Gill developed Parkinson’s disease and, in due time, the characteristic tremor; he found walking so difficult that he required a wheelchair. After several years apart, the three of us met for lunch. I watched, surprised, as Stoeckel secured a napkin under Gill’s chin and cut his food into bite-size pieces. Post-lunch, Stoeckel brushed off Gill’s shirt and trousers, where much of his lunch had landed as he struggled to move the food from his plate to his mouth.
I tell this story to my close friends to encourage them to be ready to help me eat—to cut my food into bite-size pieces and to clean up after me. And I’m delighted that they have promised to help. Having friends willing to play nursemaid and eager to assist is another joy of Parkinson’s.
Even before my diagnosis, one close friend, an orthopedic surgeon, was troubled by how I was walking and urged me to see a neurologist. When another friend heard of my diagnosis, he read Michael J. Fox’s autobiography to learn more about the illness. He is among those who remind me to stand up straight and swing my arms when I walk. When we’re out together, he regularly asks, “You okay, Peter?”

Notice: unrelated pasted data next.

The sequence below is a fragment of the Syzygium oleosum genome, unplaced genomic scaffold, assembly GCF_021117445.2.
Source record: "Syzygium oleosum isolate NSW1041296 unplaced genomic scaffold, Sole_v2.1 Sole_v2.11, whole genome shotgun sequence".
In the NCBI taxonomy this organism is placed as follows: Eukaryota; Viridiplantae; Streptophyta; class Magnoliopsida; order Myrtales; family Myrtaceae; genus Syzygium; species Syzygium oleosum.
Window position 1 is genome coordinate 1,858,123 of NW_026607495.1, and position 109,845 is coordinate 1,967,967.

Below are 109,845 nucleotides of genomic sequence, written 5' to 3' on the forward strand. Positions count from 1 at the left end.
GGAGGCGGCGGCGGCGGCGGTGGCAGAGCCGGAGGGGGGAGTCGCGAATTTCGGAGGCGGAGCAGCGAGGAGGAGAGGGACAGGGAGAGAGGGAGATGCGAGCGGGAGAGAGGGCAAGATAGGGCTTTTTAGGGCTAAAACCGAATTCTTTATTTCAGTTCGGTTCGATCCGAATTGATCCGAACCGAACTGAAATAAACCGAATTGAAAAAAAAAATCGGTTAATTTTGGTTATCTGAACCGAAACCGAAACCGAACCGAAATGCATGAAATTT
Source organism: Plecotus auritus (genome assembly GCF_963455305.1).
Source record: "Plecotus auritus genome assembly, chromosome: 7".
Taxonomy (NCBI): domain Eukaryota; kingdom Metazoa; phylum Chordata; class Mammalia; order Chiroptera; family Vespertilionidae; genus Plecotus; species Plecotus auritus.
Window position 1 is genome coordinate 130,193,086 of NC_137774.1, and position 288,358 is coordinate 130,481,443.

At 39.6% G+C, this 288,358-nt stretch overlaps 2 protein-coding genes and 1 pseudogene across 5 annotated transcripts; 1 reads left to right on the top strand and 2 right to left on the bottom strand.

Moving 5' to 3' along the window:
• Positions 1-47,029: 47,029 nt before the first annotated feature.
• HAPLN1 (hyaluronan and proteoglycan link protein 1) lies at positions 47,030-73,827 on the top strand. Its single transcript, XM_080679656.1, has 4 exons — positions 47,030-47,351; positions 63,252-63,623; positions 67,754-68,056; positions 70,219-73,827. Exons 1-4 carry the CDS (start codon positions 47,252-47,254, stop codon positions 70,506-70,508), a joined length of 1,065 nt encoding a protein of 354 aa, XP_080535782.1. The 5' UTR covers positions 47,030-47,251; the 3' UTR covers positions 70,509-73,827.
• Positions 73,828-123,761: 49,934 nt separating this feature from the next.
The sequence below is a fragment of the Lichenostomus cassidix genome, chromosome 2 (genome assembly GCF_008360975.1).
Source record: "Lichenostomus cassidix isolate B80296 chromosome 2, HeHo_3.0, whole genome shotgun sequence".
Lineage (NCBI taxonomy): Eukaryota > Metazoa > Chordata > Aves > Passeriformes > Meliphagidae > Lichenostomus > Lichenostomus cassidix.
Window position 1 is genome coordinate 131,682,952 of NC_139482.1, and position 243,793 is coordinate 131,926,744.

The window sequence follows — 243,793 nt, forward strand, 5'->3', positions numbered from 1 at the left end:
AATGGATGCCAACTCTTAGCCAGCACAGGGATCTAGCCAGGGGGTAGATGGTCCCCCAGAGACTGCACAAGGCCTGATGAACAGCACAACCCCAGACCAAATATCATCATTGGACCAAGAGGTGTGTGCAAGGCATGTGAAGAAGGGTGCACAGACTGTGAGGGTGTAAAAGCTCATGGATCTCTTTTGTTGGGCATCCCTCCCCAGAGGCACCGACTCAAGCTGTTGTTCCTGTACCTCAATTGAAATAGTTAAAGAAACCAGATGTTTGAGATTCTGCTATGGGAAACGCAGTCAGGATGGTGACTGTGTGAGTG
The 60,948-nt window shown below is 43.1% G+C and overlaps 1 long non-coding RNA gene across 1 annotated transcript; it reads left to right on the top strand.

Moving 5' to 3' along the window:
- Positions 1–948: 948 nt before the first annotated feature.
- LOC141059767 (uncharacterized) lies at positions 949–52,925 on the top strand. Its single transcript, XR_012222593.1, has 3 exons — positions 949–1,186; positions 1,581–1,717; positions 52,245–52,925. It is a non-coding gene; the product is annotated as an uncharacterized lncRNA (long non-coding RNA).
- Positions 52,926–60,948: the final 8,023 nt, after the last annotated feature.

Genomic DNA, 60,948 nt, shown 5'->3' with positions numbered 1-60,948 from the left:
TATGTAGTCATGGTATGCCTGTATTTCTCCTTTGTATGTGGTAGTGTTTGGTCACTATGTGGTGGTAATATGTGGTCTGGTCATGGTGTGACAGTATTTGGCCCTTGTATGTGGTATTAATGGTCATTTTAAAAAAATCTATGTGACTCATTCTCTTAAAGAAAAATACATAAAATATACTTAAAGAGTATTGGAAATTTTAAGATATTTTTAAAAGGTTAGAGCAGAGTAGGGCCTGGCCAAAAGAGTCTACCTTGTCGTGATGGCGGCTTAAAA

I am neither uninformed nor a Pollyanna. I listen to the online seminars, read the material on Parkinson’s and pay attention to what my movement-disorder specialist tells me. I know where I am heading, and I’m not looking forward to it.
But I am optimistic. I just bought a lifetime Virginia fishing license. It cost more than an annual license, but if I’m still fishing in 2023, it will have been a smart investment. I’ll enjoy the fishing more than I used to, because I’ll be where my feet are and have friends to watch over me.
Such are the joys of Parkinson’s disease.
8 thoughts on “The Joys of Parkinson’s Disease”
“Be where your feet are “ is a beautiful mantra, thank you for sharing this.
Thank You. I was diagnosed 4 years ago, and your story closely matched my own. I agree that sharing and preparing with friends and family is key. My husband, family and friends have and will make this new way of living more joyous. Whether it is reminding me to take meds 5 times daily; swing my arms; watch my posture, use my hiking poles, or just laughing about my crummy balance and messy table manners, engaging others (constructively, not complaining) in the journey of chronic illness aids coping and helps to maintain relationships, ideals and goals.